# /etc/rc.d/rc.local: Local system initialization script.
#
# Put any local setup commands in here:

cat /proc/cmdline

#invoke the rebuilder script /rebuild/rebuilder

---- end rc.local ----

File: /rebuild/getimage
Notes: This is the script that gets the Windows partition. It is written for Windows98, which uses FAT32. Since Linux can reliably read/write FAT32, I do some clean-up stuff, such as deleting temp files. You can't do this win Windows XP, and you will need to change from using tar/gzip to using dd/gzip

---- start getimage ----
#!/bin/bash

echo Creating new image file

echo

# if an image already exists, provide 10 seconds before the image is
# over-written

if [ -e /image/win98image.tgz ]
then
      echo You have 10 seconds to hit ctrl-c and stop the regetting process
      sleep 10
fi

#
# Skip these rm statements if you are using NTFS based systems
#
#swapfile is big and doesn't need to be backed up
rm /win/Windows/win386.swp

#also cleanup some other files
rm /win/Windows/temp/*
rm -rf /win/Windows/Temporary\ Internet\ Files/*
rm -rf /win/Windows/*.tmp
rm -rf /win/Windows/History
rm /win/*.1st
rm /win/*.00*
rm /win/*.prv

#get the boot sector of the partition
dd if=/dev/hda1 of=/image/bootsector.img bs=512 count=1

#create tgz archive of the Windows partition
#
# for NTFS, you would change this to something like:
# dd if=/dev/hda1 bs=8192|gzip -c > /image/winXPimage.gz
# just make sure your image file name matches what is in putimage

tar cvzf /image/win98image.tgz /win

---- end getimage ----

File: /rebuild/putimage
Notes: This is the script that puts the image back on the Windows partition. It's the complement to getimage. Again, it is written for Windows98, which uses FAT32. Since Linux can reliably read/write FAT32, I do some clean-up stuff, such as deleting all the files on the Windows partition. You can't do this win Windows XP, and you will need to change from using tar/gzip to using dd/gzip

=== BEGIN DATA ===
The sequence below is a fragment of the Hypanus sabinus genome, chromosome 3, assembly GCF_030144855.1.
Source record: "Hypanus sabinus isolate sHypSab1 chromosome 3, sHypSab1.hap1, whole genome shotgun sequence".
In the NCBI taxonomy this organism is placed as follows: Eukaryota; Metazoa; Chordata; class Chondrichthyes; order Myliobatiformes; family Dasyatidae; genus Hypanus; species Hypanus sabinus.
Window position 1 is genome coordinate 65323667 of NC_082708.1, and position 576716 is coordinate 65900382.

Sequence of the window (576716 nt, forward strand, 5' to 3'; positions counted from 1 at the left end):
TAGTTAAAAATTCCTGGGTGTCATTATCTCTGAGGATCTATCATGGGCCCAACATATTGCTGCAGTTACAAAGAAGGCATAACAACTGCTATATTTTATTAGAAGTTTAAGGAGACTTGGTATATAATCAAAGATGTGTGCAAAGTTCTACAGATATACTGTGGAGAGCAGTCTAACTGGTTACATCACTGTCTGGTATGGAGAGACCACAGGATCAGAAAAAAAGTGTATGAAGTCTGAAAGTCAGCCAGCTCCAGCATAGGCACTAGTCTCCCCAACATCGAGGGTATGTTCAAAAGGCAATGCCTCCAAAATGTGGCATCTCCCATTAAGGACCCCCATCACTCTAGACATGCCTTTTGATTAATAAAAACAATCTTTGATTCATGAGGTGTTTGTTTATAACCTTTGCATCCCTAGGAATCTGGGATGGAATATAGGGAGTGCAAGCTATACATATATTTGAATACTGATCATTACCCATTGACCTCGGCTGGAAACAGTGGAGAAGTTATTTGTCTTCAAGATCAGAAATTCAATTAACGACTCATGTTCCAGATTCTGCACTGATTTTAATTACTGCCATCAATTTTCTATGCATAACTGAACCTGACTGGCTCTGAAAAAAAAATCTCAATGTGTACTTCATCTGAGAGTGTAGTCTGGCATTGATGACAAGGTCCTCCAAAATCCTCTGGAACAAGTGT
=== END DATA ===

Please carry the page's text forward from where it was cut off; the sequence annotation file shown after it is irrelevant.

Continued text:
---- start putimage ----

#!/bin/bash

echo Rebuilding Windows drive
echo

# if there is a command line arugment ("no sleep"), we go right into
# rebuilding. Otherwise, we give a 10 sec grace period!

if [ -z "$1" ]
then
      echo You have 10 seconds to hit ctrl-c and stop the rebuild process
      sleep 10
fi

if [ -e /image/win98image.tgz ]
then
        # you can't do this if you're using NTFS - just skip it, since it's not necessary
        #delete existing Windows
        rm -rf /win/*

        # with NTFS, this can be skipped too, since it's redundant
        #restore the boot sector of the partition
        dd of=/dev/hda1 if=/image/bootsector.img bs=512 count=1

        # for NTFS, you'd need to change this to (based on getimage above)
        # gunzip -c /images/winXPimage.gz|dd of=/dev/hda1 bs=8192

#restore the Windows files
        (cd /;tar xzvf /image/win98image.tgz)

        echo Windows drive rebuilt
else
        echo
        echo WARNING!
        echo There was no image to rebuild from.
        echo Try using "getimage"
fi

---- end putimage ----

File: /rebuild/rebuilder
Notes: This script is called from /etc/rc.local. It reads the /proc/cmdline to see if any of its options are there, and if so, takes the appropriate action

---- start reubilder ----

#!/bin/bash

# this is the main script for the Windows image rebuilder
# it is evoked from /etc/init.d/rc.local
#
# it looks at the kernel options set by lilo to determine the action

# look to see if we should rebuild Windows
if grep -q auto_rebuild /proc/cmdline
then
      # we should automatically rebuild Windows
      if [ -e /rebuild/auto_rebuild_on ]
      then
        #echo I would rebuild Windows because the auto_rebuild_on exists /rebuild/putimage nosleep
      else
        echo Did nothing: Auto-Rebuild currently turned off.. booting Windows
                sleep 10
      fi /rebuild/win_reboot
elif grep -q rebuild_win /proc/cmdline
then
        # we SHOULD rebuild Windows
        #echo rebuild Windows /rebuild/putimage
        echo Rebooting to Windows in 10 seconds. Press ctrl-c to abort.
        sleep 10 /rebuild/win_reboot
elif grep -q get_image /proc/cmdline
then
        # we should get the current Windows drive as the new image
        #echo get new image /rebuild/getimage

elif grep -q auto_on /proc/cmdline
then
        # we should set the auto-rebuild to ON
        echo CAUTION: Set Auto-Rebuild to ON
        touch /rebuild/auto_rebuild_on

elif grep -q auto_off /proc/cmdline
then
        # we should set the auto-rebuild to OFF
        echo Set Auto-Rebuild to OFF
        rm /rebuild/auto_rebuild_on
else
        # we don't do anything special - just go into Linux
        echo booting into Linux.
fi

---- end rebuilder ----

File: /rebuild/win_reboot
Notes: This is called to make lilo bypass its default and go directly into Windows.

---- start win_reboot ----
#!/bin/sh
#
# This overrides lilo's default boot option and forces the next reboot
# into the Windows drive

lilo -R Windows /sbin/init 6
---- end win_reboot ----